Thanks again all!


Fabulous Report!
07/25/2020 08:33
Everything one would hope for in a trip report and then some! Absolutely fantastic. Thank you and congrats!


07/26/2020 15:49
Great Trip Report ... really enjoyed reading and learning more for hopefully an attempt some day. Thanks for posting!!


Nicely done
07/31/2020 21:25
Great TP, mate. The photo with the caption "3:30 am wake up" is bloody beautiful, too.

I agree with you on Little Bear: Scariest for me, personally, and, I suspect, overall most dangerous. Not just rockfall, but tricky Class 4 climbing through the Hourglass â verging on Class 5 if the center is wet/snowy â and a fall there seems likely to be fatal.

I found Capitol to be surprisingly straightforward and, for me on that particular day, no big deal. I actually think some of the upper-slope/final pitch stuff is more crux-y than either the Knife Edge (easily crossed with a quasi-layback with your hands, working your feet along below on the west â or is it south? I guess I could consult a map... â side) or K2. Just my experience that day, which was a long one, all the way from Capitol Creek, so around 19 miles round-trip in one day. Got lost in the cows in the dark to start off.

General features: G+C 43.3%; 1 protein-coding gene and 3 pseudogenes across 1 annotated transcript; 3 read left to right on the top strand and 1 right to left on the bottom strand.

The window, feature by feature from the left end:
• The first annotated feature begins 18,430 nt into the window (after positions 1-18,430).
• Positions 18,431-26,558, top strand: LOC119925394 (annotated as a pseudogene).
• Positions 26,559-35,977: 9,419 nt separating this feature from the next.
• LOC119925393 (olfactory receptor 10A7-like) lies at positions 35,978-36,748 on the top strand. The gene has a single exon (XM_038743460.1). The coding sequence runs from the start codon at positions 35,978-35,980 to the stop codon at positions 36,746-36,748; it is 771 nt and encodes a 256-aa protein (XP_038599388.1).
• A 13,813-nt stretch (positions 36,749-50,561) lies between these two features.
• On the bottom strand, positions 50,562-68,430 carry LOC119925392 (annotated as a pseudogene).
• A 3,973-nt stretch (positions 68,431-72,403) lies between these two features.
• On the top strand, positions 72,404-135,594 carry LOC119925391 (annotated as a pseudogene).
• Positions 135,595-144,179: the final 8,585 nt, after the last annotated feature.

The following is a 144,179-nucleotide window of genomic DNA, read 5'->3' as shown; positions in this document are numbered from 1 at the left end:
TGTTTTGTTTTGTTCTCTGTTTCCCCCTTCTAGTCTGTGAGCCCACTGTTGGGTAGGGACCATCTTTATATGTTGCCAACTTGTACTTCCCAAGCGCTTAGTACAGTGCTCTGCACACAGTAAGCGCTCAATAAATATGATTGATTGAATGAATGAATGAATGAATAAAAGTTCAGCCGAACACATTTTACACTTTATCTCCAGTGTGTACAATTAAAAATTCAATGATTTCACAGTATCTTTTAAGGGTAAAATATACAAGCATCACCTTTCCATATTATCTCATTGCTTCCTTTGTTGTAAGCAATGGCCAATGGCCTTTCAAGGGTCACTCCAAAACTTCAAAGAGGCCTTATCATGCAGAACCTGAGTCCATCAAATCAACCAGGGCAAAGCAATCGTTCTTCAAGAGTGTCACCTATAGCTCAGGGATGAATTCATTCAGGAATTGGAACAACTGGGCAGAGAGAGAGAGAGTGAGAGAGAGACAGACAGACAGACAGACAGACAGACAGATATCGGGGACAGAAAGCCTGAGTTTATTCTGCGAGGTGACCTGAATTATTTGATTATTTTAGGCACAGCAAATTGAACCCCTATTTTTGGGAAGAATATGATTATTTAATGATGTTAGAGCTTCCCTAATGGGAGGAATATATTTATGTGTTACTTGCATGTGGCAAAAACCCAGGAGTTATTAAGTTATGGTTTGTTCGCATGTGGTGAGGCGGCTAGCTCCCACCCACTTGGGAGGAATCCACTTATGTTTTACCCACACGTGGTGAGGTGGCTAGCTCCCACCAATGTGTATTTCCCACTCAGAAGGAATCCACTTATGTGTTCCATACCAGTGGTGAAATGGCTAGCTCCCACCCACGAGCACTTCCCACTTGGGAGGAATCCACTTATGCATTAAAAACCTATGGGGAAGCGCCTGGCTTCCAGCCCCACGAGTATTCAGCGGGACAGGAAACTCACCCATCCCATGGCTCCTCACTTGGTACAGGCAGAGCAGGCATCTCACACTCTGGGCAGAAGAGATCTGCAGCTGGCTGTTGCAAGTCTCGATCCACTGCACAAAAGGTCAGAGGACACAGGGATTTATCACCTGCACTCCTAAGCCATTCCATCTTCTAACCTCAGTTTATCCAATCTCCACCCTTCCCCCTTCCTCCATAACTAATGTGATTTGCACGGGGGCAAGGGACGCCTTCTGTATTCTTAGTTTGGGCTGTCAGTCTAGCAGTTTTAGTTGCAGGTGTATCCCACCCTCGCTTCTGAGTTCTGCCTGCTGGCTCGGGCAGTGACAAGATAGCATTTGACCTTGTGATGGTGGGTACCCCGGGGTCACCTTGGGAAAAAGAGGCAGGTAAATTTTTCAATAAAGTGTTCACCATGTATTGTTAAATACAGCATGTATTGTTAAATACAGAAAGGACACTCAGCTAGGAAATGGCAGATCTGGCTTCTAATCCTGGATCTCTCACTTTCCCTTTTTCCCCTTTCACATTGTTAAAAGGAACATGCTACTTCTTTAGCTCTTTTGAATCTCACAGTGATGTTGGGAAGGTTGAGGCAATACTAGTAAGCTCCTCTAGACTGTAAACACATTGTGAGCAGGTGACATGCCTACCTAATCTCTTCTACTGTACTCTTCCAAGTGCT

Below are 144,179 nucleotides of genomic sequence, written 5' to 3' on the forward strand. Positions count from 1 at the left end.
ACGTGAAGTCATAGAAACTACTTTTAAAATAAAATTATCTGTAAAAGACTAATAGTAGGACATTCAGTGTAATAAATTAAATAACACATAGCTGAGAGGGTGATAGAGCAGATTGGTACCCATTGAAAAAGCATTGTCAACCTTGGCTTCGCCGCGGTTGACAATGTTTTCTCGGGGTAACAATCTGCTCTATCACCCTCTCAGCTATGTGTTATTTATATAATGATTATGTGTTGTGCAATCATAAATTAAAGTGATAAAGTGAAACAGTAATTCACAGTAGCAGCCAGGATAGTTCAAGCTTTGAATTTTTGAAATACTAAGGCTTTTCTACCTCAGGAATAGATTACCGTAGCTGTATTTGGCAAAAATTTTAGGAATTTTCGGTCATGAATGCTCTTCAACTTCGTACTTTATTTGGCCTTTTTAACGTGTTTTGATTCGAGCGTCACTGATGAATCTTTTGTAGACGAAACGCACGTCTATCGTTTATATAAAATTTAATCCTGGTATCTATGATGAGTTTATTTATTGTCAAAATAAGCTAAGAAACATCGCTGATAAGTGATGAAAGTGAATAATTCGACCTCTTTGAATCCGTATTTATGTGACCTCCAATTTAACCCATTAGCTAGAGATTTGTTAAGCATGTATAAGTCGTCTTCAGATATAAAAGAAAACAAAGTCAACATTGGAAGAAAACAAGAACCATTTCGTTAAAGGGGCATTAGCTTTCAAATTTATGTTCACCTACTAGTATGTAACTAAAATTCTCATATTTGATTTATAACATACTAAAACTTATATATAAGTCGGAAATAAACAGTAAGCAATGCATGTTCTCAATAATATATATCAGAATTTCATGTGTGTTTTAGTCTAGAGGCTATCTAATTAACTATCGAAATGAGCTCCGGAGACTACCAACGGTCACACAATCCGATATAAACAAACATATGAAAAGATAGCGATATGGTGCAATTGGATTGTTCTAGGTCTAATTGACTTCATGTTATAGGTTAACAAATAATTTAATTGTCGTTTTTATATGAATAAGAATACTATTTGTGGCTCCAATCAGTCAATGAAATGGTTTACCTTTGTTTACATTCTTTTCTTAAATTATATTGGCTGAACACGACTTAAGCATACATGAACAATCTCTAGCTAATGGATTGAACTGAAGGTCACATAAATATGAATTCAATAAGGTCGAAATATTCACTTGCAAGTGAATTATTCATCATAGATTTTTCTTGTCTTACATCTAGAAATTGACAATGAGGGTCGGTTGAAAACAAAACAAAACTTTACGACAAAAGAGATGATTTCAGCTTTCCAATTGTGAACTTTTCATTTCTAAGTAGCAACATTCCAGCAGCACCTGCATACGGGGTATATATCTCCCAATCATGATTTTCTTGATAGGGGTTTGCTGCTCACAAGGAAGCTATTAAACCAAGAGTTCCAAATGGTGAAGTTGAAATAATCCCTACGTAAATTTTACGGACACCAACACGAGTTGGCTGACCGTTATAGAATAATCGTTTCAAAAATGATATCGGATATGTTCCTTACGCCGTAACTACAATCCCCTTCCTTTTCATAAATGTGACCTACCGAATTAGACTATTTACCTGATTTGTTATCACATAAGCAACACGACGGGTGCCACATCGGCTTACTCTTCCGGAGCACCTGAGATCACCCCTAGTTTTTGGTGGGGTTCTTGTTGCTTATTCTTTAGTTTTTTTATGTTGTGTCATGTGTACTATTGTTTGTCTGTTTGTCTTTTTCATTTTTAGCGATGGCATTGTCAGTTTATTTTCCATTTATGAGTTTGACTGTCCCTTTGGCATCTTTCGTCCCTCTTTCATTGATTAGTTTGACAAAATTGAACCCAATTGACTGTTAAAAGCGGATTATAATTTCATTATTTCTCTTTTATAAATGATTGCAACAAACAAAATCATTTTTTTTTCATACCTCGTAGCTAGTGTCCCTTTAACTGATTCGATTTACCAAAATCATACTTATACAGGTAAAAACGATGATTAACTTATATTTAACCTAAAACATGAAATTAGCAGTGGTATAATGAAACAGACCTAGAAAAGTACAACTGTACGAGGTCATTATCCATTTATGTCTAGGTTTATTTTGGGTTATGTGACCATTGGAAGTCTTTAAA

What did you do with your pup while you summited? Just curious.


Appreciate it!
08/01/2020 14:42
KD and Paul - Thanks for reading and for your kind words!

Clay/Pony - Totally agree with your statement about the south face below the summit. More exposure in spots than the knife edge + Looser rock... a spicy combo.

The pup and my wife hung out at the lake while Patrick and I climbed. They were a great greeting committee upon our return to camp.

Great report and great job!
08/19/2020 13:00
Headed there this Labor Day. Thanks for the tip about the ranger as well as all the other details. Excellent job. Congrats!

Question - If we camp at Capitol Lake, is there a clear route (trail) to Snowmass or will it be backtracking to go get that one? I'd love to do both while I'm out there, but plan on doing Capitol.

Great report and great job!
08/19/2020 13:02